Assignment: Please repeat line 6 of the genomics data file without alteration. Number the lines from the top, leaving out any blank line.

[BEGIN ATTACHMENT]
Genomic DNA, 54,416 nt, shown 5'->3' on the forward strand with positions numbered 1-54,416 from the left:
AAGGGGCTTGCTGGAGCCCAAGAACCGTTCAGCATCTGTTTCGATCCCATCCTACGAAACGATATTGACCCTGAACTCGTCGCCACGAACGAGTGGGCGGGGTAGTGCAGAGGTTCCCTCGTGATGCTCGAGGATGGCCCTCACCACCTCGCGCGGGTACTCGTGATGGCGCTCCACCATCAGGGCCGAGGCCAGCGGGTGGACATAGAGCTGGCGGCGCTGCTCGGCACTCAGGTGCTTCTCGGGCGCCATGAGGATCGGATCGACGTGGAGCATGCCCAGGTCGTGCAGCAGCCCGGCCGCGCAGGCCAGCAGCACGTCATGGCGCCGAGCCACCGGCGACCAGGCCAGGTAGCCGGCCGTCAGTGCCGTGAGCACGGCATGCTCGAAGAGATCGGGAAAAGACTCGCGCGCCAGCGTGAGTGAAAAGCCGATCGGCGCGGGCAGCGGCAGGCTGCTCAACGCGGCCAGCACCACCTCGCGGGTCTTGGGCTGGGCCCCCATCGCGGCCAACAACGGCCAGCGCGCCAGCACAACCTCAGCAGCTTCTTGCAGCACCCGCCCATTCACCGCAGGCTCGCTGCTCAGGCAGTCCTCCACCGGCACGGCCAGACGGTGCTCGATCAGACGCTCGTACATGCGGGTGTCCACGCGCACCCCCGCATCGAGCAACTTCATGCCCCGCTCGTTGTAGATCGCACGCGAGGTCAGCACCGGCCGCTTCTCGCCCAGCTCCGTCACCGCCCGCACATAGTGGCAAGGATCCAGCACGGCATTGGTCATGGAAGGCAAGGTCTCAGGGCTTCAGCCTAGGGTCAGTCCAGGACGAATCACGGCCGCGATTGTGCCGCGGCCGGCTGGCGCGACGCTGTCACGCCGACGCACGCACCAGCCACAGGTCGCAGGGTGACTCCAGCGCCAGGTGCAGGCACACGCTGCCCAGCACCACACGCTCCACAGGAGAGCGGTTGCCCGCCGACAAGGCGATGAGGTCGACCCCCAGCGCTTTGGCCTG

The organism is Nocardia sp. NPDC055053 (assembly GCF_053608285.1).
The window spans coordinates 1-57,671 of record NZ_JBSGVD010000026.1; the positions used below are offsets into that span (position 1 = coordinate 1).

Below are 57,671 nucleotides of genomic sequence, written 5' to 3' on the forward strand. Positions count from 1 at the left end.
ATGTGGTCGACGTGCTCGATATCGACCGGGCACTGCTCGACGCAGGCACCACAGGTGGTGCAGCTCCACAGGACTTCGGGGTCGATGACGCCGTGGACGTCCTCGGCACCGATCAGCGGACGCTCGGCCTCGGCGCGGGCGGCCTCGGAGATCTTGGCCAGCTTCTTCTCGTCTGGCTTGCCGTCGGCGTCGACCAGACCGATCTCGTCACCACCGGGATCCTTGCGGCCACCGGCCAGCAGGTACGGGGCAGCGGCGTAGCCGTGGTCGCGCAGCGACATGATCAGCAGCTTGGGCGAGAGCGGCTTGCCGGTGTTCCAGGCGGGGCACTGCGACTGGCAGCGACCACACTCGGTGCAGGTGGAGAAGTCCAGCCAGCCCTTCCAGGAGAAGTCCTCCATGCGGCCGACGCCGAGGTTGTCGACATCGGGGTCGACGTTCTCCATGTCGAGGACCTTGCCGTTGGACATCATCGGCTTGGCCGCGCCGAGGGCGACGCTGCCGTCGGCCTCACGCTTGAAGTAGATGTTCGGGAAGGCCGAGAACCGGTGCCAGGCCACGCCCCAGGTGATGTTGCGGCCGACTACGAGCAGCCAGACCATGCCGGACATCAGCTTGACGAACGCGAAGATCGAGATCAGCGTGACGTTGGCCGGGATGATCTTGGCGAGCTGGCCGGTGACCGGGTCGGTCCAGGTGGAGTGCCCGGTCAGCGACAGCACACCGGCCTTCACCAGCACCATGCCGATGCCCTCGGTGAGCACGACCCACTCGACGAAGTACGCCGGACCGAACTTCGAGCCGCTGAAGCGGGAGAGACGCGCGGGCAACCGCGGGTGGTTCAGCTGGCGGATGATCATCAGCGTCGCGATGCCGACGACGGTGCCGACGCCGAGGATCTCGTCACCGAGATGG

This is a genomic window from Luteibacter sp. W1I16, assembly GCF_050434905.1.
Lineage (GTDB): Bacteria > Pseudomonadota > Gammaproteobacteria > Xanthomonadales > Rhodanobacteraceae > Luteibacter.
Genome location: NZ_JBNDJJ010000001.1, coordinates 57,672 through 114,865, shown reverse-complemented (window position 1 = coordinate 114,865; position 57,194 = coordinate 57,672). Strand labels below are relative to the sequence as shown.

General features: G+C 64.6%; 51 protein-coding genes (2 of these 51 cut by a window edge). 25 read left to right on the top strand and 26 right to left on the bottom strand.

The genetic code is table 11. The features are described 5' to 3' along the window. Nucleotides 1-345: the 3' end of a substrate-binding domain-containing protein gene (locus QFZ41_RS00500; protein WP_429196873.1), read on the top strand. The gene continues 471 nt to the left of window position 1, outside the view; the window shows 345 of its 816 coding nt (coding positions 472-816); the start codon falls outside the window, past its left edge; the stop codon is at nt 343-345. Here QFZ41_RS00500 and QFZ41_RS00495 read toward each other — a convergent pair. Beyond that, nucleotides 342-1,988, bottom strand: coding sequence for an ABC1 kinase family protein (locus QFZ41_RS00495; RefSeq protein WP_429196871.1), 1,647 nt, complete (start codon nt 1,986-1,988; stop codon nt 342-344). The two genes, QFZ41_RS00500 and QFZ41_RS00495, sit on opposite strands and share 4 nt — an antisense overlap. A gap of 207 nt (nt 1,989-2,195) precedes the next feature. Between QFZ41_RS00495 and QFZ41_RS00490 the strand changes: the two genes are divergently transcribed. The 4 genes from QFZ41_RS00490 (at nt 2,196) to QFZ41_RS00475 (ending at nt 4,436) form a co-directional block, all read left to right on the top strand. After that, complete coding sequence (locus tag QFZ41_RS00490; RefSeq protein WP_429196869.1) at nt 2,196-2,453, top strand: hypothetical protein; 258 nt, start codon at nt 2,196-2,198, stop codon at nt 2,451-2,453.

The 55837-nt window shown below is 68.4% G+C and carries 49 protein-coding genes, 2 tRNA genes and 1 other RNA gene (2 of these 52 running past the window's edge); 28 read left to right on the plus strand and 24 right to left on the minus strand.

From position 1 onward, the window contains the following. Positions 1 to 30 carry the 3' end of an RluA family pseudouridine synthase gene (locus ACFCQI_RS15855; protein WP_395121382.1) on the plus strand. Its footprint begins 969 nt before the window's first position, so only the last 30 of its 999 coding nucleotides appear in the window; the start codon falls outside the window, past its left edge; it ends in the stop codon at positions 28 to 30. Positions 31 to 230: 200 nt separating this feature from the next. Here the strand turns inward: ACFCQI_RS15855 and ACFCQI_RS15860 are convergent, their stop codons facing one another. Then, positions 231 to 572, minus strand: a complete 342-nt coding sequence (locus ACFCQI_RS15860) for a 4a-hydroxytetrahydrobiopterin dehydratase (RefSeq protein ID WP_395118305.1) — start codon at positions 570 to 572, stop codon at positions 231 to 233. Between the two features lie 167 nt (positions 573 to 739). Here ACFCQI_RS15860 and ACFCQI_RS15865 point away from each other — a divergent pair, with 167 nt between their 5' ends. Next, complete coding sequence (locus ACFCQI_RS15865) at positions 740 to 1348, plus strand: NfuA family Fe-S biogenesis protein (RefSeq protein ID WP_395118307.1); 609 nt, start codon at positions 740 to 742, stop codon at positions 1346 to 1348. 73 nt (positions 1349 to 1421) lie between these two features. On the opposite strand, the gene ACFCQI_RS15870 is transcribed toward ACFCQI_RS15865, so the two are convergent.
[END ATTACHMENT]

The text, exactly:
ATGTGGTCGACGTGCTCGATATCGACCGGGCACTGCTCGACGCAGGCACCACAGGTGGTGCAGCTCCACAGGACTTCGGGGTCGATGACGCCGTGGACGTCCTCGGCACCGATCAGCGGACGCTCGGCCTCGGCGCGGGCGGCCTCGGAGATCTTGGCCAGCTTCTTCTCGTCTGGCTTGCCGTCGGCGTCGACCAGACCGATCTCGTCACCACCGGGATCCTTGCGGCCACCGGCCAGCAGGTACGGGGCAGCGGCGTAGCCGTGGTCGCGCAGCGACATGATCAGCAGCTTGGGCGAGAGCGGCTTGCCGGTGTTCCAGGCGGGGCACTGCGACTGGCAGCGACCACACTCGGTGCAGGTGGAGAAGTCCAGCCAGCCCTTCCAGGAGAAGTCCTCCATGCGGCCGACGCCGAGGTTGTCGACATCGGGGTCGACGTTCTCCATGTCGAGGACCTTGCCGTTGGACATCATCGGCTTGGCCGCGCCGAGGGCGACGCTGCCGTCGGCCTCACGCTTGAAGTAGATGTTCGGGAAGGCCGAGAACCGGTGCCAGGCCACGCCCCAGGTGATGTTGCGGCCGACTACGAGCAGCCAGACCATGCCGGACATCAGCTTGACGAACGCGAAGATCGAGATCAGCGTGACGTTGGCCGGGATGATCTTGGCGAGCTGGCCGGTGACCGGGTCGGTCCAGGTGGAGTGCCCGGTCAGCGACAGCACACCGGCCTTCACCAGCACCATGCCGATGCCCTCGGTGAGCACGACCCACTCGACGAAGTACGCCGGACCGAACTTCGAGCCGCTGAAGCGGGAGAGACGCGCGGGCAACCGCGGGTGGTTCAGCTGGCGGATGATCATCAGCGTCGCGATGCCGACGACGGTGCCGACGCCGAGGATCTCGTCACCGAGATGG